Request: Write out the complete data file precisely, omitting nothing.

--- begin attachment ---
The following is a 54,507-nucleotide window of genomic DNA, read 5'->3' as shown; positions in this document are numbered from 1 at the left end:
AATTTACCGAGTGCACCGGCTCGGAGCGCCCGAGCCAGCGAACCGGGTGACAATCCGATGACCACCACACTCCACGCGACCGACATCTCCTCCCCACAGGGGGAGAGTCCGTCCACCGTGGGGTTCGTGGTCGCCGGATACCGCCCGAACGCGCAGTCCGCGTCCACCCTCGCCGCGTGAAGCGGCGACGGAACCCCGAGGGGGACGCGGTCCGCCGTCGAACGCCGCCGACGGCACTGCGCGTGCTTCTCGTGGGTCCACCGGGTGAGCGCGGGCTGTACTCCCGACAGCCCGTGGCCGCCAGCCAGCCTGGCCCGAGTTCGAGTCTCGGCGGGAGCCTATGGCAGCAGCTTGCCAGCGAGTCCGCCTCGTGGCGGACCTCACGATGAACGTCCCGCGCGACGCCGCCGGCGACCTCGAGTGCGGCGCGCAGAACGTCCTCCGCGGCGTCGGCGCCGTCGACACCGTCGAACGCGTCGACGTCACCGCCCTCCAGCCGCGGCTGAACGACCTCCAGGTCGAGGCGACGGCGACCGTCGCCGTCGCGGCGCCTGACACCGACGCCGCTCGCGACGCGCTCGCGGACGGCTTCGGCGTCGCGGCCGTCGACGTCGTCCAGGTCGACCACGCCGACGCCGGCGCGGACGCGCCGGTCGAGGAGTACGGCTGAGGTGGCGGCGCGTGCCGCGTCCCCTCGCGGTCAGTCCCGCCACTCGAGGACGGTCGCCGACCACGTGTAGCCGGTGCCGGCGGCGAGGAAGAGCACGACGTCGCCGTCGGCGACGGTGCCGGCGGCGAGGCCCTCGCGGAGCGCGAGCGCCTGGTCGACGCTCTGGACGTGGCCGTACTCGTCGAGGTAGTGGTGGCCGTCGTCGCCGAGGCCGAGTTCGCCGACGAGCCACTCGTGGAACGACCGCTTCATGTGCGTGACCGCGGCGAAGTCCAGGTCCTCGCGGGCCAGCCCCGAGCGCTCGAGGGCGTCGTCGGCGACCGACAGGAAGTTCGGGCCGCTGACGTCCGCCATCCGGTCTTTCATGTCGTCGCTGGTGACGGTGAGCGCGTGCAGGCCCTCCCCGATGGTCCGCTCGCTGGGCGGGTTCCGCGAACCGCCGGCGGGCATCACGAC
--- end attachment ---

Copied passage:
The following is a 54,507-nucleotide window of genomic DNA, read 5'->3' as shown; positions in this document are numbered from 1 at the left end:
AATTTACCGAGTGCACCGGCTCGGAGCGCCCGAGCCAGCGAACCGGGTGACAATCCGATGACCACCACACTCCACGCGACCGACATCTCCTCCCCACAGGGGGAGAGTCCGTCCACCGTGGGGTTCGTGGTCGCCGGATACCGCCCGAACGCGCAGTCCGCGTCCACCCTCGCCGCGTGAAGCGGCGACGGAACCCCGAGGGGGACGCGGTCCGCCGTCGAACGCCGCCGACGGCACTGCGCGTGCTTCTCGTGGGTCCACCGGGTGAGCGCGGGCTGTACTCCCGACAGCCCGTGGCCGCCAGCCAGCCTGGCCCGAGTTCGAGTCTCGGCGGGAGCCTATGGCAGCAGCTTGCCAGCGAGTCCGCCTCGTGGCGGACCTCACGATGAACGTCCCGCGCGACGCCGCCGGCGACCTCGAGTGCGGCGCGCAGAACGTCCTCCGCGGCGTCGGCGCCGTCGACACCGTCGAACGCGTCGACGTCACCGCCCTCCAGCCGCGGCTGAACGACCTCCAGGTCGAGGCGACGGCGACCGTCGCCGTCGCGGCGCCTGACACCGACGCCGCTCGCGACGCGCTCGCGGACGGCTTCGGCGTCGCGGCCGTCGACGTCGTCCAGGTCGACCACGCCGACGCCGGCGCGGACGCGCCGGTCGAGGAGTACGGCTGAGGTGGCGGCGCGTGCCGCGTCCCCTCGCGGTCAGTCCCGCCACTCGAGGACGGTCGCCGACCACGTGTAGCCGGTGCCGGCGGCGAGGAAGAGCACGACGTCGCCGTCGGCGACGGTGCCGGCGGCGAGGCCCTCGCGGAGCGCGAGCGCCTGGTCGACGCTCTGGACGTGGCCGTACTCGTCGAGGTAGTGGTGGCCGTCGTCGCCGAGGCCGAGTTCGCCGACGAGCCACTCGTGGAACGACCGCTTCATGTGCGTGACCGCGGCGAAGTCCAGGTCCTCGCGGGCCAGCCCCGAGCGCTCGAGGGCGTCGTCGGCGACCGACAGGAAGTTCGGGCCGCTGACGTCCGCCATCCGGTCTTTCATGTCGTCGCTGGTGACGGTGAGCGCGTGCAGGCCCTCCCCGATGGTCCGCTCGCTGGGCGGGTTCCGCGAACCGCCGGCGGGCATCACGAC